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Reference: Judging


The subject of ethical judging meets us frequently in the NT. 1. It is the right and duty of a moral being to judge of the goodness or badness of actions and qualities; and Christianity, by exalting the moral standard and quickening the conscience, makes ethical judgments more obligatory than before. In cases where our judgments are impersonal there is no difficulty as to the exercise of this right. As possessed of a conscience, a man is called upon to view the world in the discriminating light of the moral law (Ro 2:14 ff., 2Co 4:2). As possessed of a Christian conscience, a Christian man must test everything by the law of Christ (Php 1:10 Revised Version margin, 1Th 5:21). 'He that is spiritual judgeth all things' (1Co 2:15).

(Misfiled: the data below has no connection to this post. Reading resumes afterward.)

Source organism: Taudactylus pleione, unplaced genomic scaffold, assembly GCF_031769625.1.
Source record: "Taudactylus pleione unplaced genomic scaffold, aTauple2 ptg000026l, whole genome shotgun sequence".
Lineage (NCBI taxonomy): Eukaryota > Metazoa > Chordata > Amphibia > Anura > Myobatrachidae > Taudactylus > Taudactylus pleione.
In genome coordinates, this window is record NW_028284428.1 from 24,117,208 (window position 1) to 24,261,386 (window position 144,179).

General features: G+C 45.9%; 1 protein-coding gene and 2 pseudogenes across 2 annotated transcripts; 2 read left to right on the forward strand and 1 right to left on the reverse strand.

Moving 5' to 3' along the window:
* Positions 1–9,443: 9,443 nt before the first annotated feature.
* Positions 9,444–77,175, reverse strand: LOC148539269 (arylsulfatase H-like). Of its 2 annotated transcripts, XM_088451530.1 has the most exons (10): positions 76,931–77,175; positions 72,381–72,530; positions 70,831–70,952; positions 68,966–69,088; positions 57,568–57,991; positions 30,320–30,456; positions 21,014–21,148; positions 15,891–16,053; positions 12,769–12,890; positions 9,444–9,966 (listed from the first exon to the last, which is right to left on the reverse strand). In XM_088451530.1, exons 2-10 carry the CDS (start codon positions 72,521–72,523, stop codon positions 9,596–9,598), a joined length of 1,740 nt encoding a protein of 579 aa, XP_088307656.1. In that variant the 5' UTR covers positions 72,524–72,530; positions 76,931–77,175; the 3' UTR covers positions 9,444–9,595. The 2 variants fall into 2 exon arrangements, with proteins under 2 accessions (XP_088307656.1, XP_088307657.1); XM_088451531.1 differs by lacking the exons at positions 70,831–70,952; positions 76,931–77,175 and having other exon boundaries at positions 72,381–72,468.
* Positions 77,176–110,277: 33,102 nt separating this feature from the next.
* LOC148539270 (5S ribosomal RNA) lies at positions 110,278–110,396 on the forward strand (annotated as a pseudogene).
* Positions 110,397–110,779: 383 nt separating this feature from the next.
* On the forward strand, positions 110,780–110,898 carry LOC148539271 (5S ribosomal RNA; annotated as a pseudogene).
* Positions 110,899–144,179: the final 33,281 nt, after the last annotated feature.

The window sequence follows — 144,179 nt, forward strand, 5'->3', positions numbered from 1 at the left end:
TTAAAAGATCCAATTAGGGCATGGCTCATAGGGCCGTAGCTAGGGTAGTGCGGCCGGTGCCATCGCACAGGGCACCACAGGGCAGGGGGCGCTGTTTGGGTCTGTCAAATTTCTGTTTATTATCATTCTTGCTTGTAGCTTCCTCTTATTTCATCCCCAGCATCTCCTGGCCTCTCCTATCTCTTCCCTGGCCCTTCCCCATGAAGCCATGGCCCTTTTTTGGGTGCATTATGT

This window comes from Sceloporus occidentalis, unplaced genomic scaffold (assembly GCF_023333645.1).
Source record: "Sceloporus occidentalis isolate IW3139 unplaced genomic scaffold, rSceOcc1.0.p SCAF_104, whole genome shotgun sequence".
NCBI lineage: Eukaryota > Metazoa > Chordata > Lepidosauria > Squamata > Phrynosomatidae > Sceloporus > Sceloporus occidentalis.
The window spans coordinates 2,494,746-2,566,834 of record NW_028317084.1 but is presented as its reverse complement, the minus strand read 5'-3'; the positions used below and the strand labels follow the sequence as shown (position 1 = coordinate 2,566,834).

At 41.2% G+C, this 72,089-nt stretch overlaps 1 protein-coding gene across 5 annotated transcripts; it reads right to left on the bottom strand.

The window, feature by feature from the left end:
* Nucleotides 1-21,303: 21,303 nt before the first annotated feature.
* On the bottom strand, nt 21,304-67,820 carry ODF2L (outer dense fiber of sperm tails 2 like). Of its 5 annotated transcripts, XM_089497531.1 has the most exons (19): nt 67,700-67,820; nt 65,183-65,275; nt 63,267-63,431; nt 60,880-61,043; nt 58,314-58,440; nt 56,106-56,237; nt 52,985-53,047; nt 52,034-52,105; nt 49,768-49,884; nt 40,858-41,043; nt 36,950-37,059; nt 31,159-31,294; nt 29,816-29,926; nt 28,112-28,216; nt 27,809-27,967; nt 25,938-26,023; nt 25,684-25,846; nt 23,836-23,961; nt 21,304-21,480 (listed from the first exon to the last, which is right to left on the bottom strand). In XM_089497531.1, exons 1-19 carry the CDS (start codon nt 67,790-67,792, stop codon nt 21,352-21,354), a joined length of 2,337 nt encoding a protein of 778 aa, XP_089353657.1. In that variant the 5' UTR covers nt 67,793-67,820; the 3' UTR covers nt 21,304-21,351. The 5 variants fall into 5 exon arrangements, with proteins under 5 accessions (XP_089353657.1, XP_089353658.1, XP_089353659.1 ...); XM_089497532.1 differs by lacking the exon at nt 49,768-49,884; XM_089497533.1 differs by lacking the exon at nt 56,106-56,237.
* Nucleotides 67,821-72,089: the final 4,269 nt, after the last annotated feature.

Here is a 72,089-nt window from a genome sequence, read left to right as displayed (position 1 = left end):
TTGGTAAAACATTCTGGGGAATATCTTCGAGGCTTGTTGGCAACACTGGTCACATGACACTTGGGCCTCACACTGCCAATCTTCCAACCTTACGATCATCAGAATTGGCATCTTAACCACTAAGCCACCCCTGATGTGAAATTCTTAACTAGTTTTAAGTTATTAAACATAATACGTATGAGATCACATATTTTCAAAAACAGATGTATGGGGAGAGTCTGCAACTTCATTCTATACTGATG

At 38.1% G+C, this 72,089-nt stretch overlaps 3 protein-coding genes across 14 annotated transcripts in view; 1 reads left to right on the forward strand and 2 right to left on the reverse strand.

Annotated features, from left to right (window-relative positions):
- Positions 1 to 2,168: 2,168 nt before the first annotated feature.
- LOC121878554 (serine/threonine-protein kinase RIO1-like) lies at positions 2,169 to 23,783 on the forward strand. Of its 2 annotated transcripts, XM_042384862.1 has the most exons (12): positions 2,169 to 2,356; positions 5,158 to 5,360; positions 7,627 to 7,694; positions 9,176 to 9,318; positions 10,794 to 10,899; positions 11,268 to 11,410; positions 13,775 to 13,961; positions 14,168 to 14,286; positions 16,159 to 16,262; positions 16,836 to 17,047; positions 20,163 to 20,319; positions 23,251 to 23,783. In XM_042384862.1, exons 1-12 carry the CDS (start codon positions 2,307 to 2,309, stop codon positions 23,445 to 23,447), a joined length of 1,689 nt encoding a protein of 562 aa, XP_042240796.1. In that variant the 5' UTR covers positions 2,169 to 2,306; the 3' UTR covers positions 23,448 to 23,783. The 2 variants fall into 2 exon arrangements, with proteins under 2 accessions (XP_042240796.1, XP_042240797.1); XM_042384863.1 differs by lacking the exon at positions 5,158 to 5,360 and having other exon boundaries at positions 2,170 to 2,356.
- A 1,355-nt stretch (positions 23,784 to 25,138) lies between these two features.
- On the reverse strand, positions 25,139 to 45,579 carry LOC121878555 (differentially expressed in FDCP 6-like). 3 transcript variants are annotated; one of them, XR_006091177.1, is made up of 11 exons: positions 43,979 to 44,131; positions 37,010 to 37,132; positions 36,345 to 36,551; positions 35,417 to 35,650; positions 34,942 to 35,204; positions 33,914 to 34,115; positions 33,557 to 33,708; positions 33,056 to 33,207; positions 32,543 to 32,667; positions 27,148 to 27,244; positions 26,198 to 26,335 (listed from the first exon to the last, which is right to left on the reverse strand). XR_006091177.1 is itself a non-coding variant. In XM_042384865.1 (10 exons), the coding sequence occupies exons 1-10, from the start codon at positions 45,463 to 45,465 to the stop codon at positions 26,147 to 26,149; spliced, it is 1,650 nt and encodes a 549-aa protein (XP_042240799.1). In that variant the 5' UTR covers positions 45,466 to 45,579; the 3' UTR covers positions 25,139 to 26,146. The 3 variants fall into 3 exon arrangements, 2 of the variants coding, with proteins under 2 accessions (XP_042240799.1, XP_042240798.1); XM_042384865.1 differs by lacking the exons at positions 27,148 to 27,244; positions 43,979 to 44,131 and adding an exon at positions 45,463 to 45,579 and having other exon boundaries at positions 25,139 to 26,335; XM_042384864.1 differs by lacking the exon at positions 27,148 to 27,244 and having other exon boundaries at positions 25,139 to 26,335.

2. So far all is clear. But when we pass to the sphere of judgments regarding persons, the case is not so simple. It might seem at first almost as if in the NT all judgment of persons were forbidden. There is our Lord's emphatic 'Judge not' (Mt 7:1). There is St. Paul's demand, 'Why dost thou judge thy brother?' (Ro 14:10), his injunction, 'Let us not therefore judge one another' (Ro 14:13), his bold claim that he that is spiritual is judged of no man (1Co 2:15). There is the assertion of St. James that the man who judges his brother is making himself a judge of the law (Jas 4:11), i.e. the royal law of love (cf. Jas 2:8). But it is impossible to judge of actions and qualities without passing on to judge the persons who perform them or in whom they inhere. If an action is sinful, the person who commits it is sinful; indeed, the moral quality of an action springs from its association with a moral personality. In condemning anything as wrong, we necessarily condemn the person who has been guilty of it. And when we look more closely at the teaching of the NT, we find that it is not judgment of others that is forbidden, but unfair judgment

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